In more recent years "Feelings" has been best known as a target of parody and ridicule for embodying what are perceived by many as the most insipid lyrical and musical qualities of 1970s "soft rock" music. It appears frequently on lists of "the worst songs ever" and was included on the 1998 Rhino Recordscompilation album '70s Party Killers.
Recordings of the song have credited authorship variously to Albert alone, to Albert and Gasté (since the late 1980s), to Albert and Michel Jourdan (because of the French lyrics Dis-Lui), and to Albert and "Kaisermann". The last of these attributions is redundant, since the singer's real name is Mauricio Alberto Kaisermann.
In 1976, Dutch comedian Andre van Duin recorded the song in his own language as the roadblock-themed "File" (meaning 'traffic-jam'). Although its parent album "And're Andre" was meant to include serious songs only, "File" can be considered a compromise.
Japanese vocal group Hi-Fi Set released a Japanese-language version of the same title in late 1976 and it became their breakthrough hit the next year.
The American punk rock band The Offspring recorded a version of "Feelings" for their 1998 album Americana, substituting the original lyrics about love with ones about hate.
Greek singer Sakis Rouvas released a Greek-language version entitled "Pes Tis" in 2003, while also covering "Feelings" and Brant's "Dis Lui" French version. The Greek version of the song won two MAD Video Music Awards for "Sexiest Appearance in a Video" awarded to Sakis Rouvas, and one awarded to Gens for "Best Direction".
The O'Jays released a version on their 1977 Travelin' At The Speed Of Thought album.
Todd Solondz sang the song in a short he made while studying film at NYU called "Feelings".
Enzo Stuarti released a version partly in English, mostly in Italian.
In 2011, the song was parodied by The Fringemunks to recap Fringe episode 3.14, "6B."
A cover of the song appears on the Sesame Street album, Let Your Feelings Show, sung by "Marry Banilow and the Muppettones". The song is first sung as normal (substituting 'girl' with 'boy' as it's sung by a girl), then is redone in a style similar to Spike Jones with a bunch of sound effects and soundbytes in the background.
In 2013, a bilingual English / French version of the song was released by Vigon Bamy Jay.
Avant garde saxophonist Albert Ayler quoted the theme of "Pour Toi" in his song "Children", which was published in 1964.
A version of the song appeared on an episode of The Muppet Show sung by Beaker in his "mee-mee" speaking. The crowd was unruly that night, and they booed Beaker halfway through. Animal, who was on drums for the song, told the crowd to pipe down.
The b-side of the original single of "Feelings" was "This World Today is a Mess," written by Donna Hightower and Danny Daniel. Albert's version copies her style and although his version of the song did not meet much commercial interest, Hightower's own recording has sold millions of copies, primarily in the Spanish-speaking world.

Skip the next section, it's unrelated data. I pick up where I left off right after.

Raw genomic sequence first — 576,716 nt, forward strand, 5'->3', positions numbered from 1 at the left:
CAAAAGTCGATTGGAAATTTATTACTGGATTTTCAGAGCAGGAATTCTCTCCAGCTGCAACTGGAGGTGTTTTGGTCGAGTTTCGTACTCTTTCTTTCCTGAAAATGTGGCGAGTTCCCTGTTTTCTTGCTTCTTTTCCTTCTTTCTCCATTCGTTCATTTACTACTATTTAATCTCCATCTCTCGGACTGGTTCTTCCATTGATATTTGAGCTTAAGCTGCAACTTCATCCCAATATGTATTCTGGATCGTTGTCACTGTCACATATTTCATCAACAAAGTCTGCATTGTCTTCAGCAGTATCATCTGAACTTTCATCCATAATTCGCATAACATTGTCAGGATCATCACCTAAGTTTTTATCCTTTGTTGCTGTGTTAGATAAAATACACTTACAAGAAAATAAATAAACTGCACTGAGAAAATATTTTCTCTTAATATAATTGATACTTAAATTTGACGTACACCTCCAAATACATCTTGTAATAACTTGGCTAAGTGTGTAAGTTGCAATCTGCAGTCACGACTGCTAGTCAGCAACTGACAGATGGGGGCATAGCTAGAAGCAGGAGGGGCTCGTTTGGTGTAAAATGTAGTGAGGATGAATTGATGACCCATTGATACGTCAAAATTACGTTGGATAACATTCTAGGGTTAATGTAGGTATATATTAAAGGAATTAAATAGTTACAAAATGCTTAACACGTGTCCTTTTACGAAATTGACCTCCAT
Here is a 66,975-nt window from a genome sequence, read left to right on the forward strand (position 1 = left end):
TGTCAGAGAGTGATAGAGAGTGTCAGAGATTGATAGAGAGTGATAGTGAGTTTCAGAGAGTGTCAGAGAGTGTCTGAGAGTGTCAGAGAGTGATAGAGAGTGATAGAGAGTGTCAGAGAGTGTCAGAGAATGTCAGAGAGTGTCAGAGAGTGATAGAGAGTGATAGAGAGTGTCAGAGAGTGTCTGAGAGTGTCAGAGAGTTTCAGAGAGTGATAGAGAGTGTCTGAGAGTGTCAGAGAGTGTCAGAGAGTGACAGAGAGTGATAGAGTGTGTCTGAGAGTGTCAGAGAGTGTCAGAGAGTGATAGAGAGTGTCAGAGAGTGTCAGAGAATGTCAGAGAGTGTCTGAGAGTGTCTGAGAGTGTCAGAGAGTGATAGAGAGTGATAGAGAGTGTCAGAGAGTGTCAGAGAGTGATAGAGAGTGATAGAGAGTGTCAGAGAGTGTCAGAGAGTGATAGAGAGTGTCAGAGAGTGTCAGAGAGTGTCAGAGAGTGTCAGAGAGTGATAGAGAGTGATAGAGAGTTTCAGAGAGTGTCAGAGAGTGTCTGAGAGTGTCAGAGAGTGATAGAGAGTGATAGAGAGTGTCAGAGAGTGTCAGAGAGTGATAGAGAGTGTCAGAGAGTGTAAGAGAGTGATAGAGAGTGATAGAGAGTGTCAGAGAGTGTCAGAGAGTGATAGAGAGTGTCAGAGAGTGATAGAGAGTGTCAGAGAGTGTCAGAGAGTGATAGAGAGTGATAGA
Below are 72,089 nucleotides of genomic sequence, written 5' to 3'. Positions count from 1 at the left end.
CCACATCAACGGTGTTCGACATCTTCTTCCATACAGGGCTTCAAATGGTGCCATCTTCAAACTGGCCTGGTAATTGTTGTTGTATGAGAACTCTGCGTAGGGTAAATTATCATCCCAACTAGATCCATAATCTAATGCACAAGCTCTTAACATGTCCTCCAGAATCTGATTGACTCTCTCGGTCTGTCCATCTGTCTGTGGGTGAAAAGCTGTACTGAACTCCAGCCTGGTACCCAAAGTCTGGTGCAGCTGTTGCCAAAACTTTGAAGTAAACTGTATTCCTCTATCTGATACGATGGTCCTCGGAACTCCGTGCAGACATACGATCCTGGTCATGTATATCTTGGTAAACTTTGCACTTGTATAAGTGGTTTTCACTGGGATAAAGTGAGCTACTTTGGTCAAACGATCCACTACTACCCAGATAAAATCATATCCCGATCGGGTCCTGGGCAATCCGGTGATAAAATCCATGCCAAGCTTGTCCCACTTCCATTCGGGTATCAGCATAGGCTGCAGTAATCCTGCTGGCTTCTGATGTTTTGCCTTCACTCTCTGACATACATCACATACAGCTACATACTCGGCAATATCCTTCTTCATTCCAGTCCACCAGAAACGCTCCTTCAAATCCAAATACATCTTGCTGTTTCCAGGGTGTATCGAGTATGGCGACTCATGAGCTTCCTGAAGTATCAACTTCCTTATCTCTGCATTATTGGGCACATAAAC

MC Hammer sings it in a Pepsi commercial after he drinks a glass of cola not knowing it was replaced with Coke.
Misty Oldland cited it during a live-performance in Japan as an indication to her own song "Got a feeling".
Willie Colón cited it during a French festival-performance as an example of a non-English-speaking artist singing in English.
In the premiere episode of The Jim Henson Hour in the "MuppeTelevision" segment, Kermit and a companion enter into the semi-robotic character, Digit, to repair him and work on an interior function for his feelings. When they do so, Digit starts singing the song.
A short version of the song was sung by actress Nancy McKeon in a 1984 episode of the sitcom The Facts of Life. In the episode, McKeon's character, Jo, and Mrs. Garrett (Charlotte Rae) go to a piano bar where Mrs. Garrett ends up going on a date with the piano man, resulting in Jo taking over for him. She sings a chorus of the song and gets the enthusiastic guests to sing along with her.
In the Family Matters episode "Cousin Urkel," Urkel (Jaleel White) sings the chorus of the song in an attempt to serenade Laura Winslow, and plays the accordion to accompany himself. Urkel's rendition, off-key for comedic effect, is late at night (at Eddie's encouragement) and wakes up the entire neighborhood.
On The Jeffersons in March 1983, Florence (Marla Gibbs), misunderstands when Louise, George, Tom and Helen plan a surprise party for Florence just to let her know how much they appreciate her friendship. However, when Florence walks in on the planning stages Tom makes an excuse and tells her she's invited but only to serve the meal. This prompts Florence to drown her sorrows in a $500 bottle of wine George just bought. Then she sings 'Feelings' while drunk.
One sketch on the Canadian show The Red Green Show is "The Possum Lodge Word Game" (a parody of Password). In one episode, from 1995, Dalton Humphrey (Bob Bainborough) has to guess the word "feelings" to win a prize of an entire case of Quebec Nordiques hockey uniforms. Red (Steve Smith) successfully gets Dalton to say the word when he asks him, "What is the most annoying song ever written?"